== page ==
But convention wasn’t only about resolutions and elections, we also took action! Thousands of us marched in solidarity with workers who are trying to form a union at the Trump International Hotel in Las Vegas. Despite winning their union election in December, Trump International has refused to begin contract negotiations and has fired and intimidated workers who are union supporters. After our march in the hot Las Vegas sun, it was announced that a settlement had been reached to pay two workers $11,200 in lost wages.
“This was epic,” said San Diego IHSS provider and first time convention delegate Noreen Woods. “To see solidarity at its finest was awesome. Thousands of AFSCME brothers and sisters showed up to support the hotel workers, and hearing that a settlement was reached showed me that we are being heard. We can’t stop fighting. Yesterday was a show of the power we’ve built through our union.”
For more photos from the AFSCME 2016 convention, click here.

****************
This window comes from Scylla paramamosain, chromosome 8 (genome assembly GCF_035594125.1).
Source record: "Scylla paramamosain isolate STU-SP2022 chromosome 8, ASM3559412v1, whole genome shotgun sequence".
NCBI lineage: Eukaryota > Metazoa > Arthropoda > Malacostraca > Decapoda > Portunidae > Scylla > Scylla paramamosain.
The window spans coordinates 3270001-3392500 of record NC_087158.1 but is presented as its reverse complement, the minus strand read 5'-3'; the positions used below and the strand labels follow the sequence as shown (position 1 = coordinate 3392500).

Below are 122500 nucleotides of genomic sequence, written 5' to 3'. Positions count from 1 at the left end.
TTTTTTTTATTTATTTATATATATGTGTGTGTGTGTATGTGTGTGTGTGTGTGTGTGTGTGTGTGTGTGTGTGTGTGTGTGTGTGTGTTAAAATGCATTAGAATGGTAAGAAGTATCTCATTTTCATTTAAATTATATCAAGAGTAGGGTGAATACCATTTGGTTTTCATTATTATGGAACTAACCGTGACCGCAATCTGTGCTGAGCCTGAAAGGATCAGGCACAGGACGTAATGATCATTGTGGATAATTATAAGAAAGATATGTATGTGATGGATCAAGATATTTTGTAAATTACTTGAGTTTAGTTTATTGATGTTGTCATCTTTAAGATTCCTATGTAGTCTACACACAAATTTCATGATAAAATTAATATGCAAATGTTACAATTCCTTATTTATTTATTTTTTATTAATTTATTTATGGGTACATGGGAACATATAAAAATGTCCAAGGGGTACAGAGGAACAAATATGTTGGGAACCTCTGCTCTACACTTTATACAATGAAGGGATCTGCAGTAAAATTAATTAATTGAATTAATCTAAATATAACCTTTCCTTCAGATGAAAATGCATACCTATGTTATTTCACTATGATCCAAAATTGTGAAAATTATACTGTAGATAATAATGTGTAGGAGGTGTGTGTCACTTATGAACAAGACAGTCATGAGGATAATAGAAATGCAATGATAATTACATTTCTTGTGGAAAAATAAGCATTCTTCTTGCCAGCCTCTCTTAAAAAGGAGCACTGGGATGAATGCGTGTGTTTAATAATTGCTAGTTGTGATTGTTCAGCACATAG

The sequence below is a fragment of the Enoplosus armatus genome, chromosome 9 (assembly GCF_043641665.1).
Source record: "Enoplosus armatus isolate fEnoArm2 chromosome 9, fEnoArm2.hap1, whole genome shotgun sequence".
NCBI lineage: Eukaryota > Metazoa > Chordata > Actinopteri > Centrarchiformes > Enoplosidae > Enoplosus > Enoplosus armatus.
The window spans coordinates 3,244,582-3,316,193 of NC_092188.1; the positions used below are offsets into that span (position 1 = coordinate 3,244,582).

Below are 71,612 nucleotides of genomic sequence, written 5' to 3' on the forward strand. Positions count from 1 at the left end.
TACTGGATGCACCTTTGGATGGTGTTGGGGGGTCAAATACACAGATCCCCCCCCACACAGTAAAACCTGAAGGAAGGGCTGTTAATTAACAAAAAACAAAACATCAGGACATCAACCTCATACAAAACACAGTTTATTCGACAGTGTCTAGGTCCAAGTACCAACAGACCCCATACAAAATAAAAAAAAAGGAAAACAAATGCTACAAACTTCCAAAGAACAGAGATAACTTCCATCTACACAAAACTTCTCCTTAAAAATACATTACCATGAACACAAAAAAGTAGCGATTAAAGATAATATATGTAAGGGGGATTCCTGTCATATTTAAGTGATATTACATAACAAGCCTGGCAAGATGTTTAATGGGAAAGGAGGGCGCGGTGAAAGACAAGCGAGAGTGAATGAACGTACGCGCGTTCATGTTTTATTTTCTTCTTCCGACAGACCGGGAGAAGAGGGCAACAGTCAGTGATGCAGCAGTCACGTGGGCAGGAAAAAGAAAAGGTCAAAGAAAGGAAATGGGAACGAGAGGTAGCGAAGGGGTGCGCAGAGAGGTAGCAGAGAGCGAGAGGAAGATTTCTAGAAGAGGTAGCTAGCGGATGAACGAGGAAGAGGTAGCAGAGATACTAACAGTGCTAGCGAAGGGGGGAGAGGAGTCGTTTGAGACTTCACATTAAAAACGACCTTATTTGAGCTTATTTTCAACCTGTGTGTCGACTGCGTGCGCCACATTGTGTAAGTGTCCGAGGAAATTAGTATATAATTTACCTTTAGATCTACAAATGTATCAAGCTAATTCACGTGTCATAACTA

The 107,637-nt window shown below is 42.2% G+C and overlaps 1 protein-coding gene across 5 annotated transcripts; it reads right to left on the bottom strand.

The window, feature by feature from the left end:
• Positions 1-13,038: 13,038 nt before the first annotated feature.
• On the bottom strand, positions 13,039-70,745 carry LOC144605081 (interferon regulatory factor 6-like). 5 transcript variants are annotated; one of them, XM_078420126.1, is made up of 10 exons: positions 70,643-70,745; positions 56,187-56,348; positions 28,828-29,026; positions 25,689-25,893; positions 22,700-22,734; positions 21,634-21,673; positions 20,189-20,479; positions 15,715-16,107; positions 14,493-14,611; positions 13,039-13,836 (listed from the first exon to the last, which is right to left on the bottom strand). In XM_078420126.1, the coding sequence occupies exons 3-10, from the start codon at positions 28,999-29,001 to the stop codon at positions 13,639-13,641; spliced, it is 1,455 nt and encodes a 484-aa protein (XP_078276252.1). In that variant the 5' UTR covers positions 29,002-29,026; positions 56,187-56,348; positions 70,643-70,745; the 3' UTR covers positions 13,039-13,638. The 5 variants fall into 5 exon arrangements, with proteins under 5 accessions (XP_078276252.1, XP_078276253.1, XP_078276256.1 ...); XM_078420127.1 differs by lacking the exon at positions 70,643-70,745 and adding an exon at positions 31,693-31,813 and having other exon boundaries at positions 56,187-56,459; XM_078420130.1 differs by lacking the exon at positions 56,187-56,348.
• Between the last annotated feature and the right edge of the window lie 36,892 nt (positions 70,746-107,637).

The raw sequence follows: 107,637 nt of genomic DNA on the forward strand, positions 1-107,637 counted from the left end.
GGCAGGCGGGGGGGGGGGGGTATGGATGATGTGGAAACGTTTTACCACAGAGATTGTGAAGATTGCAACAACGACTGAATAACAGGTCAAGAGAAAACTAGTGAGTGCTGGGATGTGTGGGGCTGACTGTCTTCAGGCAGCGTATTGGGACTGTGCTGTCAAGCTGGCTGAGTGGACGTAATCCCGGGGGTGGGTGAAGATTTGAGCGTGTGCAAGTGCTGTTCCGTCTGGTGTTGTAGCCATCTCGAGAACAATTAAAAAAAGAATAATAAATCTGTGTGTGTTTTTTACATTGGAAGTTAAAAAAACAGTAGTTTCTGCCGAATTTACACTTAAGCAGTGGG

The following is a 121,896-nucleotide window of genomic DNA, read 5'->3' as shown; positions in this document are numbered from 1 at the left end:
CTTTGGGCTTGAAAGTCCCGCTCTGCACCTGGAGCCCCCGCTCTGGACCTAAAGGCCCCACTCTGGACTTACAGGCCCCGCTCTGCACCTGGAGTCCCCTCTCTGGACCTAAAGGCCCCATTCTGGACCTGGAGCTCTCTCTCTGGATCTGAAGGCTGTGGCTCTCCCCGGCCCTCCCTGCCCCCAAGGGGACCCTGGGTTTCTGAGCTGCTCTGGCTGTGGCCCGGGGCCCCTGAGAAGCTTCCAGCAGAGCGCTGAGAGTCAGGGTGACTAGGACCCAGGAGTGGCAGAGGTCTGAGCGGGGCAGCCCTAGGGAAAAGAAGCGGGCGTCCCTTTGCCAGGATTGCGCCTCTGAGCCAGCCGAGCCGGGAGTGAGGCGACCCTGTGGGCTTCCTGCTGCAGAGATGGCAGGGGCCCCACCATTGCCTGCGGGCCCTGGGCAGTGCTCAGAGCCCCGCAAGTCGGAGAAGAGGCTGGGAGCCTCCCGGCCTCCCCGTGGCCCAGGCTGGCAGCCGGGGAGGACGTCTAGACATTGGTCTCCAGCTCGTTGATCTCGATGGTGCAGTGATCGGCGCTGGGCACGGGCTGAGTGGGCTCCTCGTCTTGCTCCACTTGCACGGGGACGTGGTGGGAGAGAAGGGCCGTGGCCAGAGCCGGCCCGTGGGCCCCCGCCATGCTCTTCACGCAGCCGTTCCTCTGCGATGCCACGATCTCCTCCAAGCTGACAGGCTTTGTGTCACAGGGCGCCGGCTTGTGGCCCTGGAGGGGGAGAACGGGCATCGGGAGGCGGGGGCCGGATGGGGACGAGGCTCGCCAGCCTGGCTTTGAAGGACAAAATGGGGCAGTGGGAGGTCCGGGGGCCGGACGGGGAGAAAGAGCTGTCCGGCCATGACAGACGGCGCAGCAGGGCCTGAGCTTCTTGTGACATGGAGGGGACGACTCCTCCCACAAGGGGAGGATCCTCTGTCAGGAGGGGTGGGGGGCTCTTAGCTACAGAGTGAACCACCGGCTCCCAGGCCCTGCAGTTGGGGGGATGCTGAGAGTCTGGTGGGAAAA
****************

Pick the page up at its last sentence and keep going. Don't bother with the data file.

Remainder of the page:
January 1, 2015
By Doug Moore, UDW Executive Director
We’re at the start of a new and exciting year for UDW. All that we accomplished together in 2015 has put us in a great position to win even more for homecare providers and our clients and loved ones in the New Year. But before we move forward, let’s reflect on where we’ve been.
2015 began with the disappointing announcement that Governor Brown chose to go back on his promise to pay IHSS providers overtime, travel time, and medical wait time.
“I don’t think it’s right,” said Riverside County IHSS provider Jose Diaz when the decision was announced. “We aren’t trying to get rich. We just want to be paid so we can support our families.”